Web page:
When employers say they can’t find workers, what they really mean is that they can’t find enough people willing to work for what they want to offer. The so-called “labor shortage” we’ve heard so much about these last few years is actually just a wage shortage. And the solution is simple: pay people more. Labor Day weekend felt like a good time to revisit this subject with EPI President, Heidi Shierholz.
A new report from the Economic Policy Institute found that anywhere from 10 to 30 percent of employers are essentially stealing thousands of dollars from their workers every year by misclassifying them as independent contractors. In addition to lower pay, those misclassified workers are also deprived of employer-provided benefits like health care and labor rights like basic safety regulations. Returning guest Heidi Shierholz walks us through the report and explains how to figure out if your employer is stealing from you by classifying you as an independent contractor.
You have no doubt seen the scary headlines warning of a “labor shortage” caused by the additional pandemic unemployment insurance payments. The coverage of this story is widespread, even though most economics reporters can find no credible evidence linking unemployment checks to a labor shortage. EPI economist Heidi Shierholz joins us to explain why UI and stimulus payments aren’t causing a “labor shortage”, and why the answer to this made-up problem is so clear: it’s the low wages, stupid.
Heidi Shierholz is the Senior Economist and Director of Policy at the Economic Policy Institute.
The Coronavirus Aid, Relief, and Economic Security Act (CARES) is big—but not big enough to protect working people. Economist Heidi Shierholz joins the show to explain where CARES falls short, and to recommend the safeguards we need to include in future bailout packages.nHeidi Shierholz is a Senior Economist and Director of Policy at the Economic Policy Institute. Her team monitors wage and employment policies coming out of Congress and the administration, and advances a worker-first policy agenda. nTwitter: @hshierholzn@EconomicPolicyn(News clip from FOX 17 VXMI)nnFurther reading: nDespite some good provisions, the CARES Act has glaring flaws and falls short of fully protecting workers during the coronavirus crisis: https://www.epi.org/blog/despite-some-good-provisions-the-cares-act-has-glaring-flaws-and-falls-short-of-fully-protecting-workers-during-the-coronavirus-crisis/nnA widening toll on jobs: ‘This thing is going to come for us all’: https://www.nytimes.com/2020/04/02/business/economy/coronavirus-unemployment-claims.htmlnnDoes the stimulus package pass the test? https://civicskunk.works/does-the-stimulus-package-pass-the-test-a070bf4922dcnn3.5 million workers likely lost their employer-provided health insurance in the past two weeks: https://www.epi.org/blog/3-5-million-workers-likely-lost-their-employer-provided-health-insurance-in-the-past-two-weeks/nnNearly 20 million workers will likely be laid off or furloughed by July: https://www.epi.org/blog/nearly-20-million-jobs-lost-by-july-due-to-the-coronavirus/nnThe CARES Act’s aid to state and local governments isn’t enough to shield vital public services from the coronavirus shock: https://www.epi.org/blog/the-cares-acts-aid-to-state-and-local-governments-isnt-enough-to-shield-vital-public-services-from-the-coronavirus-shock-lessons-from-the-great-recession-tell-us-why/nnStates get billions in record stimulus – but say it’s not enough: https://www.politico.com/states/new-york/albany/story/2020/03/26/states-get-billions-in-record-stimulus-but-say-its-not-enough-1269230nnHere are safeguards needed in bailout packages to protect working people and fight corporate greed: https://www.epi.org/blog/any-industry-bailout-package-must-include-meaningful-protections-for-working-people-and-guardrails-against-corporate-greed/nnA portrait of disaster: https://www.epi.org/press/a-portrait-of-disaster-initial-ui-claims-jump-from-211000-to-6-6-million-in-three-weeks/nnPolicymakers twice missed the chance to avert widespread job loss, now they should act to avoid more layoffs: https://www.epi.org/blog/policymakers-twice-missed-the-chance-to-avert-widespread-job-loss-now-they-should-act-to-avoid-more-layoffs/nnCongress “CARES” for wealthy with COVID-19 tax policy provisions: https://itep.org/congress-cares-for-wealthy-with-covid-19-tax-policy-provisions/nnWebsite: https://pitchforkeconomics.com/nTwitter: @PitchforkEconnInstagram: @pitchforkeconomicsnNick’s twitter: @NickHanauernLearn more about your ad choices. Visit megaphone.fm/adchoices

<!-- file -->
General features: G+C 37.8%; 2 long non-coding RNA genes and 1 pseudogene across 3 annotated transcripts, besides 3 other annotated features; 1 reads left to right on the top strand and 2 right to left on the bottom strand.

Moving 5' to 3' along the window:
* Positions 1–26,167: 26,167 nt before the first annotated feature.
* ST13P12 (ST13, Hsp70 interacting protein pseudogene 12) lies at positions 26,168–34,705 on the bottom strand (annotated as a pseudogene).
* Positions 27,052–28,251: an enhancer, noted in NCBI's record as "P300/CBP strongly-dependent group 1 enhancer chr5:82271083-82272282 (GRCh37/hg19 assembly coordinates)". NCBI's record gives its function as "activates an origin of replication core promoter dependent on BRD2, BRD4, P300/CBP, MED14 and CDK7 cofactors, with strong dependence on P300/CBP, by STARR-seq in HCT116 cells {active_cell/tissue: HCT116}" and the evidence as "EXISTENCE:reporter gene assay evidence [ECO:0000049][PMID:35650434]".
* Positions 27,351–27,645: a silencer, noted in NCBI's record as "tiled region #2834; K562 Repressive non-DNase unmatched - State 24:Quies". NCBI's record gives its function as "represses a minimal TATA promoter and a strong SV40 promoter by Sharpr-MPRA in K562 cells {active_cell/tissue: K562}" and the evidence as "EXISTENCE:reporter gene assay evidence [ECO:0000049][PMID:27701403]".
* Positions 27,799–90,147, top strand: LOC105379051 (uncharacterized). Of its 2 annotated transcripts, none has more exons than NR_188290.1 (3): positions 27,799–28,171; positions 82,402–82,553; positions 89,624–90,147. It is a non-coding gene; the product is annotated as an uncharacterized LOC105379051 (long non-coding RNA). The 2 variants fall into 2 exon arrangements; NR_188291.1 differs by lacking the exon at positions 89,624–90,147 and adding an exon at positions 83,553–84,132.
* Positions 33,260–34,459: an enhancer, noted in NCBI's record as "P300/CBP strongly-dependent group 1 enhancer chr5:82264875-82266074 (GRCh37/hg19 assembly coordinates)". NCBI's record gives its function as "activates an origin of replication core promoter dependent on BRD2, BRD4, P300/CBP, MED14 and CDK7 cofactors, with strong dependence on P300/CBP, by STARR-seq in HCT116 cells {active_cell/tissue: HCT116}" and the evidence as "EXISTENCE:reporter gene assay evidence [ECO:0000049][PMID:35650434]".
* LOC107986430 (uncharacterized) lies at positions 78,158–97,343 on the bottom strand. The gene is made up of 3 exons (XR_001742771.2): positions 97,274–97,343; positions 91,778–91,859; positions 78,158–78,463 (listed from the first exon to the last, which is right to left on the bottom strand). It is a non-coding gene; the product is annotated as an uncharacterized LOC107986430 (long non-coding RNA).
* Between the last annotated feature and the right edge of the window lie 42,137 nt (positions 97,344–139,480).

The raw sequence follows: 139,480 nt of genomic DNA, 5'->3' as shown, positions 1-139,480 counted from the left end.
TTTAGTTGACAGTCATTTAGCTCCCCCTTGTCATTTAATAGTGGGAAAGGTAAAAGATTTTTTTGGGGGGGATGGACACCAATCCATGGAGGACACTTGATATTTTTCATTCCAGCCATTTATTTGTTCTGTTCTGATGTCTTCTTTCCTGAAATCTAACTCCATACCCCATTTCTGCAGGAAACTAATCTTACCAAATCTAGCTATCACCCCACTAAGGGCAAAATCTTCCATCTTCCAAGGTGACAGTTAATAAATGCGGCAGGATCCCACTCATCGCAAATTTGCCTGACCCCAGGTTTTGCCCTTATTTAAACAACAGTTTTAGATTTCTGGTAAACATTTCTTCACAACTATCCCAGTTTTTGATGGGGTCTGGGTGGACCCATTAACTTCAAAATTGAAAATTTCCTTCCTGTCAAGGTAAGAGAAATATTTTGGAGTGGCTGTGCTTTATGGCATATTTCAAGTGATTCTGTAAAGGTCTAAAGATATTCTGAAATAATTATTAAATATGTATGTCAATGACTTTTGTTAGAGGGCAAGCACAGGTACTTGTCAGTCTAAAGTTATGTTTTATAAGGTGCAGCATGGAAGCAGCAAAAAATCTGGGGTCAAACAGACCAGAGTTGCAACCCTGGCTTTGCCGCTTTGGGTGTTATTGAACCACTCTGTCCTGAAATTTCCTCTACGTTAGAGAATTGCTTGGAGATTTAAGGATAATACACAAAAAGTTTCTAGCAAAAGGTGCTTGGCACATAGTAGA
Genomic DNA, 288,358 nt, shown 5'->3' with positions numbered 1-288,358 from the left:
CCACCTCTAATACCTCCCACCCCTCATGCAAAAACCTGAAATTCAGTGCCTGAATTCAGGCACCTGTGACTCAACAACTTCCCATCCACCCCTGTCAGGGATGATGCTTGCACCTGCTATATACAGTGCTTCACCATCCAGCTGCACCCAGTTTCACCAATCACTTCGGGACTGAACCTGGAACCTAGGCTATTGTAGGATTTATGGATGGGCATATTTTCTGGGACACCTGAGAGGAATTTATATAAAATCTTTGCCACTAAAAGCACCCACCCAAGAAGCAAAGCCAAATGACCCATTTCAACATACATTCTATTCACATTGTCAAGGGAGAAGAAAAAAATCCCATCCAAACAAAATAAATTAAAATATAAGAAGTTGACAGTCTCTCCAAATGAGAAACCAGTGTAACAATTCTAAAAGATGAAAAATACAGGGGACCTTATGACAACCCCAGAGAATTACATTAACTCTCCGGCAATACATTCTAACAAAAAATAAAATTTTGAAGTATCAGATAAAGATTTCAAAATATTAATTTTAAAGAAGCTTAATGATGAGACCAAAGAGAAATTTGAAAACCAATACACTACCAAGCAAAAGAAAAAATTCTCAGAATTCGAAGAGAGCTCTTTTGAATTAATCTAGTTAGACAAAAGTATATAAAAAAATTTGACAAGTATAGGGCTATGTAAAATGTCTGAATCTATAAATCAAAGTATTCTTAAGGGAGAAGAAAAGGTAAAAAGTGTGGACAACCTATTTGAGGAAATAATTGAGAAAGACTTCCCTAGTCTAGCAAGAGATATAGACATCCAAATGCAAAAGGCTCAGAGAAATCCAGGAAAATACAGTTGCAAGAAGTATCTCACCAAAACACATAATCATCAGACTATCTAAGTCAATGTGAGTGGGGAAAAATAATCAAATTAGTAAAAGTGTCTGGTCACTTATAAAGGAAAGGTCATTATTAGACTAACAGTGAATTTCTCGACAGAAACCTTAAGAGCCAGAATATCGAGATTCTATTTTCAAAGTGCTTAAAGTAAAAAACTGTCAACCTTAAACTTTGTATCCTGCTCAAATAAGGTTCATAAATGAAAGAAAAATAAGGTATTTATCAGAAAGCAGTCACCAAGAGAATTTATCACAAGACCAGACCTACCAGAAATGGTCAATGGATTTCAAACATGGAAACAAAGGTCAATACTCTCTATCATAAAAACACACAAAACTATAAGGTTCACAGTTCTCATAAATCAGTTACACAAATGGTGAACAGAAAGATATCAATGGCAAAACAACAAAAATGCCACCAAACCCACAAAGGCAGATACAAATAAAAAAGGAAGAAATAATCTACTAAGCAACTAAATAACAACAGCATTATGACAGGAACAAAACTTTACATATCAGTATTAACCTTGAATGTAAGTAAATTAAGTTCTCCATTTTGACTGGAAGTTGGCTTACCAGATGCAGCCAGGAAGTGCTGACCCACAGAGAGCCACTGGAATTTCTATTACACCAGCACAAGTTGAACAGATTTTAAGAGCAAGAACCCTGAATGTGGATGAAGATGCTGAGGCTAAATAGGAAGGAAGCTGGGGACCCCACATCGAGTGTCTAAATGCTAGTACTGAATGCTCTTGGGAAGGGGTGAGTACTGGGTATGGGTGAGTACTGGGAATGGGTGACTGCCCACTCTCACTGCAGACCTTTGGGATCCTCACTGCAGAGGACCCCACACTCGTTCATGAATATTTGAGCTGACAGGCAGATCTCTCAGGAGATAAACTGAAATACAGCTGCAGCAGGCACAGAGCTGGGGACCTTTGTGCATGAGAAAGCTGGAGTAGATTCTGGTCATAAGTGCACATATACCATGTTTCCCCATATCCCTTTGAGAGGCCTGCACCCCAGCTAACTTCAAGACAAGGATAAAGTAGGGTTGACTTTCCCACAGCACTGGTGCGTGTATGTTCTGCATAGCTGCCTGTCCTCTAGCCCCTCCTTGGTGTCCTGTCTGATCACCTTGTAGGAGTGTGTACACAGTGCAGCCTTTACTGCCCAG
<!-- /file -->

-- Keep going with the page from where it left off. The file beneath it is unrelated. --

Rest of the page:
With every technological advancement since the dawn of time, conventional wisdom has warned that technology and automation kills jobs. But robots aren’t the root cause of our problems. Although technology has always changed the nature of work, this week’s guests Heidi Shierholz and Daron Acemoglu argue that there is no evidence that it has led or will lead to overall increased joblessness, unemployment, or wage stagnation.nHeidi Shierholz is a Senior Economist and the Director of Policy at the Economic Policy Institute. She was a Chief Economist at the U.S. Department of Labor under President Obama from 2014 to 2017. Her research and insights on labor and employment policy, the effects of automation on the labor market, wage stagnation, inequality, and many other topics routinely shape policy proposals and inform economic news coverage. nTwitter: @hshierholznDaron Acemoglu is a Professor of Economics at the Massachusetts Institute of Technology. He is the co-author of the New York Times and Wall Street Journal bestselling book ‘Why Nations Fail’, with James A. Robinson. In 2005, he received the John Bates Clark Medal, awarded to economists under forty judged to have made the most significant contribution to economic thought and knowledge. nTwitter: @DrDaronAcemoglunFurther reading: nThe zombie robot argument lurches on (EPI): https://www.epi.org/publication/the-zombie-robot-argument-lurches-on-there-is-no-evidence-that-automation-leads-to-joblessness-or-inequality/nHow robots became a scapegoat for the destruction of the working class (The Week): https://theweek.com/articles/837759/how-robots-became-scapegoat-destruction-working-classnAutomation, Job Loss, and the Welfare State (Council on Foreign Relations): https://www.cfr.org/event/automation-job-loss-and-welfare-statenRobots, or automation, are not the problem (EPI): https://www.epi.org/publication/robots-or-automation-are-not-the-problem-too-little-worker-power-is/nRobots kill jobs. But they create jobs, too. (Brookings): https://www.brookings.edu/blog/up-front/2019/03/18/robots-kill-jobs-but-they-create-jobs-too/nWhere Do Good Jobs Come From? (Project Syndicate): https://www.project-syndicate.org/commentary/automation-vs-job-creation-by-daron-acemoglu-2019-04?barrier=accesspaylognThe Revolution Need Not Be Automated (Project Syndicate): https://www.project-syndicate.org/commentary/ai-automation-labor-productivity-by-daron-acemoglu-and-pascual-restrepo-2019-03?barrier=accesspaylog